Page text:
Image: Tina Tiller
Image: Tina Tiller

IRLNovember 18, 2021

I was catfished on Facebook. It nearly destroyed my life

Image: Tina Tiller
Image: Tina Tiller

A first person account of romantic intrigue, betrayal, and the mental health fallout that followed.

As told to Madeleine Holden for IRL.

I was late to the game when it came to joining Facebook. It was 2015 when I reluctantly signed up for an account, and a few months later, I was surprised to receive a friend request from a total stranger. Unsure whether this was normal on the platform, I showed a coworker and asked if she knew the man. She said, “No, but cool tattoo, eh?” I agreed, and accepted the request. 

Soon after becoming Facebook friends, the man started messaging me, eventually revealing that he had romantic and sexual feelings for me. We began chatting on a daily basis, flirting, and after some persuasion on his part, exchanging erotic photos. The whole experience was a total novelty for me, and my feelings for him grew deeper and deeper. The man and I continued chatting online like this for eight or nine months. 

On an otherwise nondescript night in 2016, the man wrote me a message that sent my heart pounding out of my chest: “You know who I am.” 

Surely he meant that I’d come to know him intimately over the nine months we’d been talking? “No,” the man said, “you know who I am.” 

So began an excruciating cat-and-mouse game, where the man exhorted me to guess who he was; a process of elimination as I guessed various names of people I knew. Eventually, I tried the name of a colleague I’d worked with for the past three years, before we were all recently made redundant. Bingo. It was him. 

The realisation that I’d been unwittingly falling for a fake persona created by someone from my workplace made me feel sick. It was incomprehensible to me that someone could engage in that level of deception for so long; he’d gone to the trouble of concocting a fake name and finding fake profile pictures, and kept up the ruse for the better part of a year. The level of calculation and extent of the breach of trust made me feel nauseous. It was a total headfuck. 

I couldn’t figure out why my catfish did what he did. He said it was because he had a crush on me, but when I told him I wasn’t interested in having a sexual relationship with him, he immediately became abusive, calling me the most horrible names. Hardly the actions of someone acting out of love. 

I can honestly say that this experience destroyed years of my life. It’s hard to describe how it feels to be systematically targeted and groomed for months on end. The shock of the betrayal caused my mental health to spiral, which had knock-on effects in my life: I lost my driver’s licence because I was drinking to deal with the pain, and I lost friends and family members because they couldn’t understand the headspace I was in. My landlord kicked me out of my home, and I didn’t work for two years.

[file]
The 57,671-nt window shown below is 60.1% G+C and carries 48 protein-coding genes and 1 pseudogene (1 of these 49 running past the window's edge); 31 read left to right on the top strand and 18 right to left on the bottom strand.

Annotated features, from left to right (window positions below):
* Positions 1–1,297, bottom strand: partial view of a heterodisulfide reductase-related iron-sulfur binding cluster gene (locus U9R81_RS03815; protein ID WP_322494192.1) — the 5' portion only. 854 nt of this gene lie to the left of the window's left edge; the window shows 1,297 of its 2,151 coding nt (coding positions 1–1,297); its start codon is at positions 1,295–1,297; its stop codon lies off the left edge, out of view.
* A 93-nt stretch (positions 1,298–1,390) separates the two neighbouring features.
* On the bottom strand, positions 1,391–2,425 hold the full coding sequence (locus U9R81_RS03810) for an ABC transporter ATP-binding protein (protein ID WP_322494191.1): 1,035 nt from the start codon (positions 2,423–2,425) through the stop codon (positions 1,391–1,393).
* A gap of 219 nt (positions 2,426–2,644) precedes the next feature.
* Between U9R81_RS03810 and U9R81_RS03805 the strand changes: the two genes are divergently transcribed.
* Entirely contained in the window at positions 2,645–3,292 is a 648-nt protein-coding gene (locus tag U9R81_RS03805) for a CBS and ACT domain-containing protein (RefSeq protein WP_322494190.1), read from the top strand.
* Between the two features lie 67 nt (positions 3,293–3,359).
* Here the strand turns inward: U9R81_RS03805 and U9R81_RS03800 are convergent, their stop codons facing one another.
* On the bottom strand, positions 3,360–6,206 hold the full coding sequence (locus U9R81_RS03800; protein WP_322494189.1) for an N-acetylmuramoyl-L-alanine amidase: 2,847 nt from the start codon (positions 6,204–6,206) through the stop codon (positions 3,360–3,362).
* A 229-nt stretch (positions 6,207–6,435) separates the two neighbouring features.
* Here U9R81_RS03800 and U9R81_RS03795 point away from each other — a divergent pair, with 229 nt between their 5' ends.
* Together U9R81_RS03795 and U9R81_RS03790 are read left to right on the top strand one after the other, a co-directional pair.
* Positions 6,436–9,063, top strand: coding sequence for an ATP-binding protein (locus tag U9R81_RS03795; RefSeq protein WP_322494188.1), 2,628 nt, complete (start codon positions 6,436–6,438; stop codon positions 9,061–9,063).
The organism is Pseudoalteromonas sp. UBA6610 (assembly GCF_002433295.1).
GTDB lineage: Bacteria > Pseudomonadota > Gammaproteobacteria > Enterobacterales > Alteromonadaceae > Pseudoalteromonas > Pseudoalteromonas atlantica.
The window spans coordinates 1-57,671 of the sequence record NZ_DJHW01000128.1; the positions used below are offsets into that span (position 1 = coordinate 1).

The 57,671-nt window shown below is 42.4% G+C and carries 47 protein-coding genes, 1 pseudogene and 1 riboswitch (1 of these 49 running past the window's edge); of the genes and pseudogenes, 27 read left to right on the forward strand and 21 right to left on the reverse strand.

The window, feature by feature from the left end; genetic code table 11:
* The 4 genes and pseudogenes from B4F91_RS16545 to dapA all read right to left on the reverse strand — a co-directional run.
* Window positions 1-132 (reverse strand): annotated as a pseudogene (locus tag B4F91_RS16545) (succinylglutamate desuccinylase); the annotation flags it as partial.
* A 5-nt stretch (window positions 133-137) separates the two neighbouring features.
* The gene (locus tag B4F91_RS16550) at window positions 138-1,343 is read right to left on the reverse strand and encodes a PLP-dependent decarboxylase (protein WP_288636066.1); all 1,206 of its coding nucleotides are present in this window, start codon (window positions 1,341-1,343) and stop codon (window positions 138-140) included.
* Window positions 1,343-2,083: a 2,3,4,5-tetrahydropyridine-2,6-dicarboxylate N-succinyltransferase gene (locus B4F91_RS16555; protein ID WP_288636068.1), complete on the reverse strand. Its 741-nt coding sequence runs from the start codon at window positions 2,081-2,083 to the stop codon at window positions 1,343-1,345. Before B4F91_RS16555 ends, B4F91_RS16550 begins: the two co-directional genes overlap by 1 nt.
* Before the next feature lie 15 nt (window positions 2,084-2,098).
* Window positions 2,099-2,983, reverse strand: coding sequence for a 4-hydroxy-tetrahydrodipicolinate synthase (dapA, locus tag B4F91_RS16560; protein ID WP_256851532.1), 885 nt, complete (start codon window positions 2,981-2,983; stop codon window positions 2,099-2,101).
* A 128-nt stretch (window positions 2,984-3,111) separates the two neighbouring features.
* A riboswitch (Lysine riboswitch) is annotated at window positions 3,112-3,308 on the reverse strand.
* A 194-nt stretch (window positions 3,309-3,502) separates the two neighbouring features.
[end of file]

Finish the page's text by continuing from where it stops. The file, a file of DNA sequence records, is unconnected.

One day in my doctor’s office, I broke down crying and explained what had happened. My doctor sent me off to counseling, but the four sessions I qualified for weren’t enough to unravel what had happened, and why.

When I attempted to get justice and accountability after this incident, I was horrified to find no one could help me. I went to the police, Netsafe, a lawyer and the Human Rights Commission, and was repeatedly told this was a legal grey area the experts hadn’t really dealt with before. The police said I was essentially without legal remedy because I’d accepted the man’s friend request, and that it was up to Facebook to institute policies to curb catfishing. Apparently none of the laws against workplace sexual harassment or stalking could be applied to my situation. 

The idea that what happened to me didn’t constitute sexual harassment in the workplace was especially baffling: my coworker initiated sexual conversations and sent nude images to me on work time, and often while we were in the same room together (as I later realised). But the police officer I spoke to told me “catfishing isn’t a crime.” It seems to me that catfishing is a new tool sexual predators can hide behind, and I wish the police would take that a lot more seriously than they appear to. Women deserve to feel safe and secure, whether that’s at home, in the workplace, or in public. 

Social media has become such a big part of our lives these days, and we’re all told we should love it and spend lots of time on it. I want people to know that it can be a really seedy place, full of people willing to prey on the vulnerable. Stories like mine are often sensationalised and treated as fodder for TV shows, but there’s a devastating human cost that I want people to be aware of. 

Most of all, I want legal remedies for people who went through what I did. It’s not good enough to be told we fall into a legal grey area; we need accountability and justice, just like the victims of other kinds of crimes. If we’re going to accept social media into our lives, we need to be sure it’s a safe place for all of us. 

Have you deleted yourself off the internet? Were you an early viral star? Do you make your living in the gig economy? If you’ve got a great story about how the internet impacted your day-to-day life, get in touch with us at 

Public Interest Journalism funded through NZ On Air.

Mad Chapman, Editor
The Spinoff has covered the news that matters in 2021, most recently the delta outbreak. Help us continue this coverage, and so much more, by supporting The Spinoff Members.Madeleine Chapman, EditorJoin Members

Get The Spinoff
in your inbox


Image: Archi Banal

Does #nzpol actually impact politics?

Aotearoa’s politicians, politics obsessives and journalists all use Twitter heaps, but does the platform really matter?